This past June, the State of Maine Legislature passed LD1115 – An Act to Make the State’s Standard for Lead Exposure in Children Consistent with the Federal Standard. This is groundbreaking legislation that firmly establishes the State of Maine as a national public health leader, by being the first state in the country to establish the Centers for Disease Control and Prevention’s (CDC) blood lead reference level of 5 µg/dl for children as the State’s official action level for lead environmental investigation.
The Maine CDC responds to cases where children under age 6 are identified with lead poisoning by conducting an environmental investigation in the property of the lead poisoned child. By correlating Maine’s action level for environmental investigation with the CDC reference level, Maine CDC will now be conducting environmental investigation at 5 µg/dl. Previously, the intervention threshold for environmental investigation across the State of Maine was 15 µg/dl, with the exception of five lead target areas (designated as high-risk areas of childhood lead poisoning), where the threshold was 10 µg/dl. This drop in the intervention threshold is expected to increase the number of investigations across the State by ten-fold. A greater volume of investigations will help prevent children from being poisoned with higher blood lead levels, and is one important step toward protecting Maine’s children from lead hazards.
Along with the new intervention threshold, the Bill provides new enforcement authority that has the potential to deter building owners from avoiding abatement orders. Maine CDC will now have the ability to levy fines against any individual who is in violation of the Maine Lead Poisoning Control Act, and these fines may be up to $500 per violation, per day. If there are multiple violations existing within an individual dwelling unit, a daily fine will be issued for each separate violation. All the fines collected from these violations will be deposited into the Lead Poisoning Prevention Fund to support continued lead efforts throughout the state.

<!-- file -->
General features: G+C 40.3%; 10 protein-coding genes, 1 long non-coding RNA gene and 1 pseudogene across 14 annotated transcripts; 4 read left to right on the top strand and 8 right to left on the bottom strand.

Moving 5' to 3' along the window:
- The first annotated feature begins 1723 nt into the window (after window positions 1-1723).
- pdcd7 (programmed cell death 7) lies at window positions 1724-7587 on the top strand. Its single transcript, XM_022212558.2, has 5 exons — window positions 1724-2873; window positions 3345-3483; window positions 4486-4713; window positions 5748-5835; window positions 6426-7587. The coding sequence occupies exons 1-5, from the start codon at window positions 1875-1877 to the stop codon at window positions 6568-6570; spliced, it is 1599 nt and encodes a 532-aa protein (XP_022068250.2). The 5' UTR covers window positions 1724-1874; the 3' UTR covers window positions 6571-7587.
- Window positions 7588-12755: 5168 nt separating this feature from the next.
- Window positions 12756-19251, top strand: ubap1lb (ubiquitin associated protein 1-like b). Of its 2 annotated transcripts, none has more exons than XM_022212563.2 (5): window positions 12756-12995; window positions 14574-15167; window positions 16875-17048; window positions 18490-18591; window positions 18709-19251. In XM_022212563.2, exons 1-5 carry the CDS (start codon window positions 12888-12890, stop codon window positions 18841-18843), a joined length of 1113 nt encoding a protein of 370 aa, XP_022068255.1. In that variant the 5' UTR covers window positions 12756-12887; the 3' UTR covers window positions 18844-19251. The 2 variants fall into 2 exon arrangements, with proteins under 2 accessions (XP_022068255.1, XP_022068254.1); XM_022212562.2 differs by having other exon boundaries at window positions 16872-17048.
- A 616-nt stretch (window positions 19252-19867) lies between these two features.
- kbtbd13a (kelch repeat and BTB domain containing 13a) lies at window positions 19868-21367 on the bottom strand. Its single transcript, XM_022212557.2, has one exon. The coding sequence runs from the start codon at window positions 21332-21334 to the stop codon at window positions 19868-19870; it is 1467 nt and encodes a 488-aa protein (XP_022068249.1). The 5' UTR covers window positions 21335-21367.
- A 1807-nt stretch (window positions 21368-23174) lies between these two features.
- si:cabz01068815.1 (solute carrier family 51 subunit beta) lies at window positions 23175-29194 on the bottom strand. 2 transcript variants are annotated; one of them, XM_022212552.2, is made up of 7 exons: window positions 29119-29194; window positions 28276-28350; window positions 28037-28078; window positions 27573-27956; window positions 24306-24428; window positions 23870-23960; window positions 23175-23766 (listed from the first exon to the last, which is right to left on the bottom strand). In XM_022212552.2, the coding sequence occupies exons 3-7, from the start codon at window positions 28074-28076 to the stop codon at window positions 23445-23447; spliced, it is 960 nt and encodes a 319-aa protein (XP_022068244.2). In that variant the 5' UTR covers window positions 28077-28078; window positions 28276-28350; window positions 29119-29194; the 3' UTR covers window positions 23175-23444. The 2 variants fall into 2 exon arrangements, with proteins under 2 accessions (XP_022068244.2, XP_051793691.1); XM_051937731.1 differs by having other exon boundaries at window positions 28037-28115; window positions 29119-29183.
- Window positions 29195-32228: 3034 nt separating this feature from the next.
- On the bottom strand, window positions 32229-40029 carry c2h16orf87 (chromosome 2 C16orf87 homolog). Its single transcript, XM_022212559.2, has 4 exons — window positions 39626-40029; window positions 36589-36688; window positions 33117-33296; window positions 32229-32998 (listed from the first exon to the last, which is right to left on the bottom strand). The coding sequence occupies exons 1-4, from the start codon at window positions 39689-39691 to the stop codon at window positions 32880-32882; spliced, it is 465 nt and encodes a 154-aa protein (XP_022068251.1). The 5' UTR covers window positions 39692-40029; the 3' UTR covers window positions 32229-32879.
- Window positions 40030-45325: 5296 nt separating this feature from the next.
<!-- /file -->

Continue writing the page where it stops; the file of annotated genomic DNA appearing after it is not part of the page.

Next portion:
In light of this major advancement, GHHI hosted a webinar to celebrate the passage of LD1115 and to discuss best practices in influencing healthy homes public policy. The webinar featured Greg Payne, Director of the Maine Affordable Housing Coalition and GHHI President and CEO, Ruth Ann Norton. This was a lively discussion that reflected on the strategies that worked in Maine, and the challenges that remain for implementation of the new law.
During the discussion, Payne explained that the successful passage of the law was largely a function of bipartisan political leadership, and the use of strategic legislative sponsors. The Bill was co-sponsored by Republican Senator Amy Volk of Scarborough, and Democratic Representative Peggy Rotundo of Lewiston. Supporting these sponsors was a network of committed advocates who testified on behalf of the bill, with no other groups offering dissenting voices. Additionally, local partners and supporters of the Bill worked diligently to educate the Legislature and the general public about childhood lead poisoning and the impact and importance of passing LD1115 for the State.
Payne went on to say that there is still more work to be done in Maine. The future success of the law will depend on diligent monitoring of its roll-out and implementation. For the law to go into effect, the first step is rule-making, to create administrative protocols for these significant changes in Maine CDC’s operations. This will be followed by the hiring of eight new lead investigators. The hiring of these positions could be held up through a number of intentional or unintentional mechanisms, making the implementation of the law difficult. Other suggestions that Payne offered were that there will need to be continued bipartisanship in the Legislature, and that the story of this new law accomplishes over time will need to be told.
Ruth Ann Norton spoke more generally about where public policy fits into a larger, comprehensive strategy for change. Policy change is essential in addressing childhood lead poisoning but it cannot stand alone. Other mechanisms for change include increased capacity for primary intervention, increased enforcement of lead safe laws, increased public education and awareness, establishing an effective relocation program, creating functional sustainable partnerships and leveraging private resources (Windows of Opportunity Comprehensive Action Plan, 2000). Norton also explained the need to bring together a network of local, state and federal partners to push change forward. Collaboration between partners is a central tenet of the Green & Healthy Homes Initiative’s model, and has been at the root of legislative progress across GHHI’s sites nationally.
For full information on LD1115, visit the Maine Legislature website.